Evans, Rachel Held. Evolving in Monkey Town: How a Girl Who Knew All the Answers Learned the Ask the Questions. Grand Rapids, MI: Zondervan, 2010.
Evolving in Monkey Town by Rachel Held Evans is a book that is a joy to read. The book feels more like a conversation at a coffee shop with a friend; Evans writes in an open and refreshingly honest style. I chose to review this book for a variety of reasons. First, I believe that readers will be able to relate to Evans’s story. Some of us were raised in very similar ways to her experience growing up, but as “Reformed fundamentalists,” characterized by a heavier dose of law than grace that manifested itself via legalistic Sunday observance, an emphasis on obedience, and strict church attendance. I am proud to say I had nine years of perfect attendance at Sunday school and the most extensive tract collection that I knew of until I met my wife!
Second, I chose this book because of Evans’s honesty about her journey of trying to own her faith, asking tough questions, and then coming to a point of peace and trust without all the answers in hand. I believe this book is important reading for those of us who are educators: We should have strong and intense conversations with each other and the parents of our students about how we handle issues of faith and doubt with our students. This type of discussion is not optional if we desire to be true to the missions of our schools.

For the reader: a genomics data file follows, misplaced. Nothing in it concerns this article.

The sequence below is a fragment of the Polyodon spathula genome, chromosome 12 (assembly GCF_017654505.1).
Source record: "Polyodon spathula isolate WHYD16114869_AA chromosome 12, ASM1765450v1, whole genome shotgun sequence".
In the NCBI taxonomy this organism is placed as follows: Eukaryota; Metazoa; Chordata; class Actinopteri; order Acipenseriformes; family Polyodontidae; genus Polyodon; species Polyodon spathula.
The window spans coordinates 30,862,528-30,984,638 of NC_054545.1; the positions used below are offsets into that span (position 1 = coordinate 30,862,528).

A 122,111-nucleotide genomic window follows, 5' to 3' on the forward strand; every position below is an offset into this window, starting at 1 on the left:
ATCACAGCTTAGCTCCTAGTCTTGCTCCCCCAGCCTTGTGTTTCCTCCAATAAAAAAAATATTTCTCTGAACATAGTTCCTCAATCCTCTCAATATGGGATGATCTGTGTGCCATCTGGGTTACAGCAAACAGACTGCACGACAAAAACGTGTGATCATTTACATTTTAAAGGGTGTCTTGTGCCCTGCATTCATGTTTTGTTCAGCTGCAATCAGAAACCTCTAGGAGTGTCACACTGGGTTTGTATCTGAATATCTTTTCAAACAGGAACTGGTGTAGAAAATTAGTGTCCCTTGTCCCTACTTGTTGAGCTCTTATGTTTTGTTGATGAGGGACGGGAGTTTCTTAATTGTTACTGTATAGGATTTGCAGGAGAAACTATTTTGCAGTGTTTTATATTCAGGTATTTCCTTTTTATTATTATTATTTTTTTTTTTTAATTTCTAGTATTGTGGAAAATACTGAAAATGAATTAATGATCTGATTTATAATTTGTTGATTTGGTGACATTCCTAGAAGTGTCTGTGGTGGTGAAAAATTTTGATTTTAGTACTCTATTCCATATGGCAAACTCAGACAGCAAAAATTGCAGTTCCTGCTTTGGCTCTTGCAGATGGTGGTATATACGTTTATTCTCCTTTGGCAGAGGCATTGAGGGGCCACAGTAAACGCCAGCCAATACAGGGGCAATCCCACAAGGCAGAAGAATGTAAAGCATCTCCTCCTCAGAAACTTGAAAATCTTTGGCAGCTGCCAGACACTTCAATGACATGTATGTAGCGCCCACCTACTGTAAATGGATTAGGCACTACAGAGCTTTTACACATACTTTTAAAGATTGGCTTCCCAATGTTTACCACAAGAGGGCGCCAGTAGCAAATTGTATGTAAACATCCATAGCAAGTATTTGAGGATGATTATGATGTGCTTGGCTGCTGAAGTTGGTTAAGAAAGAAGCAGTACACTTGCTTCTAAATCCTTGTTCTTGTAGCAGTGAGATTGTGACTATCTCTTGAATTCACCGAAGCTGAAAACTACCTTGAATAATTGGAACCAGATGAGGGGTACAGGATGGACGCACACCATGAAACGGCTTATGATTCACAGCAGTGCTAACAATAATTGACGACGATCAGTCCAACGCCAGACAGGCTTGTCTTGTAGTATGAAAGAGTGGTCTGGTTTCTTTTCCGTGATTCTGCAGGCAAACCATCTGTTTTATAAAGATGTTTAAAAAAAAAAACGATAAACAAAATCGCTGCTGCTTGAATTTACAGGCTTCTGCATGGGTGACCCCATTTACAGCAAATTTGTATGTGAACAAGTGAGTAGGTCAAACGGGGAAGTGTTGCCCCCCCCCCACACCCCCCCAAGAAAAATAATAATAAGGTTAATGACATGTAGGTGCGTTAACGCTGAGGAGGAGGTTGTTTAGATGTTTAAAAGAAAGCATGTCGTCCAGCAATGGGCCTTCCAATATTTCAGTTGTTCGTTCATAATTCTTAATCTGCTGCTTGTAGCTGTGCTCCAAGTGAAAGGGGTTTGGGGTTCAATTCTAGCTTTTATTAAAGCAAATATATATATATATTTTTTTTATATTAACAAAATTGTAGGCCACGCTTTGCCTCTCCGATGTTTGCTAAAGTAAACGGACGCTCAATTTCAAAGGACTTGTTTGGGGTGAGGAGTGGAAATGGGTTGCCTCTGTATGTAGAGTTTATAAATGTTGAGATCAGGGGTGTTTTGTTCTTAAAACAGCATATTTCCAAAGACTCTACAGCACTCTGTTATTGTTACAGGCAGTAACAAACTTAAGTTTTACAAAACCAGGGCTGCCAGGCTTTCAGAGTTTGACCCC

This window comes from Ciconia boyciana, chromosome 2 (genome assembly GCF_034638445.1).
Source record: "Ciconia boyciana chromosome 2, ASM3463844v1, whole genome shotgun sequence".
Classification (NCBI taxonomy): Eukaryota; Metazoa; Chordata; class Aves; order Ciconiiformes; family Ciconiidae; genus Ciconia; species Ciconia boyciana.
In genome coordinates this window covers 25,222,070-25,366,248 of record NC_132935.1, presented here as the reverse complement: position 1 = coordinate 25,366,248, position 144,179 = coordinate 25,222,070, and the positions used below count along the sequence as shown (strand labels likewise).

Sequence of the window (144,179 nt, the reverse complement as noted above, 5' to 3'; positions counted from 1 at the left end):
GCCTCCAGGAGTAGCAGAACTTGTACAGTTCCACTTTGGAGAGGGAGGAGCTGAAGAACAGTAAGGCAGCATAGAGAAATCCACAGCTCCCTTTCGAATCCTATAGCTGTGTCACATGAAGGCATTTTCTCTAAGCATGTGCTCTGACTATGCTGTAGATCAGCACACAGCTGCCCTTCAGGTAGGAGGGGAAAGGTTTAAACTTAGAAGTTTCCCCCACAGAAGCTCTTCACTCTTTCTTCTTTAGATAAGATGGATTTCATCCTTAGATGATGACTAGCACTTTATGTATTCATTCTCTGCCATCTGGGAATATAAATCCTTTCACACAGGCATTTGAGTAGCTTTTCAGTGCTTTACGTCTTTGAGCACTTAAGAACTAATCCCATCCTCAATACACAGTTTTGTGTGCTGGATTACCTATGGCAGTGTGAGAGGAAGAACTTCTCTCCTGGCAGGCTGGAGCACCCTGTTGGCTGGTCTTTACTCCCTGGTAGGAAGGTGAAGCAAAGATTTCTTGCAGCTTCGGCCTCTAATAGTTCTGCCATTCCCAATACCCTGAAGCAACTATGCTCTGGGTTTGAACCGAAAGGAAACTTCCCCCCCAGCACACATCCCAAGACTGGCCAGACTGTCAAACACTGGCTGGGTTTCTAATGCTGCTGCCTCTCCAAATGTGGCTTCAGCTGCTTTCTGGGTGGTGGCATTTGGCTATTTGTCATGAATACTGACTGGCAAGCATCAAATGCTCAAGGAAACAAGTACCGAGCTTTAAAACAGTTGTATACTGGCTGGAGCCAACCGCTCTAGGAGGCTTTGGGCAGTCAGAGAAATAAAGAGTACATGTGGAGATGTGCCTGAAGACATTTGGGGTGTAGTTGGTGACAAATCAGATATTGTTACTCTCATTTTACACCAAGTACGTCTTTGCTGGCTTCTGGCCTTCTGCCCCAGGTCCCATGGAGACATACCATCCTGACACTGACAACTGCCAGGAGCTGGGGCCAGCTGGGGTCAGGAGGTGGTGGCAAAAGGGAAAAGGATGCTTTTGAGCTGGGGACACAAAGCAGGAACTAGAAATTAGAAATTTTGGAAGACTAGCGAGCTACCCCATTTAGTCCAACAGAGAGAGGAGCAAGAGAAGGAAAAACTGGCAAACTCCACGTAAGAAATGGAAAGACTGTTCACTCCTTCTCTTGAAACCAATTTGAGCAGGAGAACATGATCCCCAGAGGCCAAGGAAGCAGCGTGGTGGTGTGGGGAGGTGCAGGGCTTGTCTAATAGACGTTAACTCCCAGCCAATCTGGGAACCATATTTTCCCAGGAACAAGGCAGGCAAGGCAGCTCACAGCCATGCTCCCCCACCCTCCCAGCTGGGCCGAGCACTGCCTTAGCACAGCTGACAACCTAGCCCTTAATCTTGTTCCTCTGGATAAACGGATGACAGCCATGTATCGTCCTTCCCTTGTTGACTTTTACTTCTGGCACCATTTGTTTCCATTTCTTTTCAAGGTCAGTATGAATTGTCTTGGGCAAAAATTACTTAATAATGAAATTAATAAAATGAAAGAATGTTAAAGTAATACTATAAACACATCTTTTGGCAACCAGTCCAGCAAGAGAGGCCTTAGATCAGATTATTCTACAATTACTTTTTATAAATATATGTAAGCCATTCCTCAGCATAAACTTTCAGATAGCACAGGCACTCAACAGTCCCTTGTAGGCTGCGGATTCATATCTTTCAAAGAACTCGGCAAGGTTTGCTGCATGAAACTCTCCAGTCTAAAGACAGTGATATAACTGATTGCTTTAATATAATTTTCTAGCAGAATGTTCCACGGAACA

In the preface to her book, Evans makes clear via a number of cautions to the reader that her journey is ongoing; thus she deflects reader criticism from the outset. She is clear in stating that she is not writing this book because she has it all together, but as a seeker on the journey. What I appreciate is not only this humility, but also her ability to so clearly articulate the questions and the issues Christians face in the faith development process. Her thinking has obviously resonated with her readers, as this book was on the New York Times best-seller list.
My point in this review is not to critique the maturity/comprehensive nature of her thinking or her theology—I will leave that to others more qualified. My concern is to raise questions about how we as Christian educators might approach issues of doubt and faith with students.